Atomic Blonde is an excuse to watch a beautiful, deviously clever female avatar as she is stripped naked, dolled up and repeatedly beaten down only to rise again. Dress her up, dress her down, smack her around and wait for payback. This sort of spectacle isn’t new, even if moviemakers like to insist otherwise. What is moderately different here is the sexed-up packaging of the violence in combination with Ms. Theron physicality. Like James Bond, her character, Lorraine shoots to kill while remaining fabulously dressed to kill. This means she gets slammed around a lot and takes almost as much punishment as she gives. She is a punching bag, but she is also a fantasist’s dream girl, a sort of avenging goddess, a destroyer of men. Indeed, for her part, Ms. Theron looks hot and color coordinated. With black-and-white outfits that suit her character’s ambiguity. Lorraine smokes and drinks and likes cold baths, preferably filled with ice cubes that do wonders for bruises and nipples. When she isn’t moodily bathing or staring, she does a surprising amount of walking. She goes here, promenades there, strolls down halls and mean streets that the director David Leitch turns into fashion runways. 

Though, building off of her previous work in films like Mad Max: Fury Road, Theron continues to prove herself to be one of the most talented action stars of her generation. She is given the difficult task of switching between two very different gears when playing Lorraine: the slick and calculated MI6 agent who must keep a low profile whenever she can, and the savage, ruthless killer all of her enemies face the moment the first shot is fired or fist is thrown. She pulls both sides of the character off with ease and throws herself into the action sequences with a tenacity and dedication that makes her one of the most believable action heroes in recent memory. Ms. Theron truly is ready to play Bond. However, James McAvoy sidles into the story looking all cool or something and wearing a smirk he needs to employ more cautiously.

You should have understood by now that what this ‘80s style spy thriller does very well is its fight scenes. Not surprising with John Wick co-director and former stuntman David Leitch literally calling the shots. In terms of action technicality, it is a very different film, replacing Keanu Reeves quick, precise gun shots with a more brutal weight and physicality. John Wick clearly is a model of economic genre filmmaking, and David Leitch gives this movie’s action scenes the same pummelling, visceral quality. Lorraine punches and is punched, and her body is soon mapped by bruises and abrasions. It’s a lot of abuse for such little returns, even if the fights are the best parts of Atomic Blonde Mr. Leitch understands the expressivity of hand-to-hand fights and he frames them accordingly, pushing in when it counts and pulling back to show entire bodies in whirling motion. The stunts truly are breathtaking, with one brutal fight shot in a long hand-held sequence that roams down stairs, through an apartment and into a car chase.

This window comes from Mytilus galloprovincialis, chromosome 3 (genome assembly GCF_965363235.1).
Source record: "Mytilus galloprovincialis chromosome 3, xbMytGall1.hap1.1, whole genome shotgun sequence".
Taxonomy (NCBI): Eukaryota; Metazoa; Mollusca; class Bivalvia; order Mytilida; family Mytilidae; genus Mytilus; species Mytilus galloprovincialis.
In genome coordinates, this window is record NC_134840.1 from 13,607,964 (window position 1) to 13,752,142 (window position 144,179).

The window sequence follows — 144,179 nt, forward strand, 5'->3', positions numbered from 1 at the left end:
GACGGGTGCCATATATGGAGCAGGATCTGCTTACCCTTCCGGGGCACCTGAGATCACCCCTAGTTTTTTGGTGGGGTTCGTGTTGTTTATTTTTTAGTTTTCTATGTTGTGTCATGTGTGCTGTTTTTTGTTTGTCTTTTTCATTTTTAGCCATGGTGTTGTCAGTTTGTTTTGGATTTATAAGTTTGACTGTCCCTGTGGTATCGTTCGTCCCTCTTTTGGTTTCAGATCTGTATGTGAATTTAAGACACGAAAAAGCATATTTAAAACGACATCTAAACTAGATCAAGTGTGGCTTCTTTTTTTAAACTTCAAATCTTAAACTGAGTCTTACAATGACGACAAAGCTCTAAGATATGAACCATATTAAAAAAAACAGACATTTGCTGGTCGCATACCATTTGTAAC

While it is not a first to see, a woman battered about to this extent on screen, it is unusual. Most of Lorraine’s opponents are male, and none hold back. It would be deeply disturbing was it almost anyone but Theron; she projects such formidable badassitude that it does not for a moment read like victimisation. Broughton uses whatever is to hand, and leverages her enemies’ own momentum against them, so you believe she could hold her own. Moreover, there is no talking about Atomic Blonde without giving a shout-out to its soundtrack. Composed by Tyler Bates, who also did the two Guardians of the Galaxy films, the electric score pumps through the film. But more than that are the song choices. Prepare to download the soundtrack as soon as you walk out of the cinema. Don’t fight it, it’s an inevitability.

Overall, Atomic Blonde is an action spy thriller, that leans more heavily into being a John Wick film than it does a John le Carré-esque espionage tale. The battle between those two tones can be occasionally distracting throughout the runtime though. But Atomic Blonde has plenty of attitude and the fervent style of its execution is so exciting to watch that it made it one of the best times I have had in the theatre this year.

Saturday, 19 August 2017

Valerian and the City Of A Thousand Planets

A dark force threatens Alpha, a vast metropolis and home to species from a thousand planets. Special operatives Valerian and Laureline must race to identify the marauding menace and safeguard not just Alpha, but the future of the universe.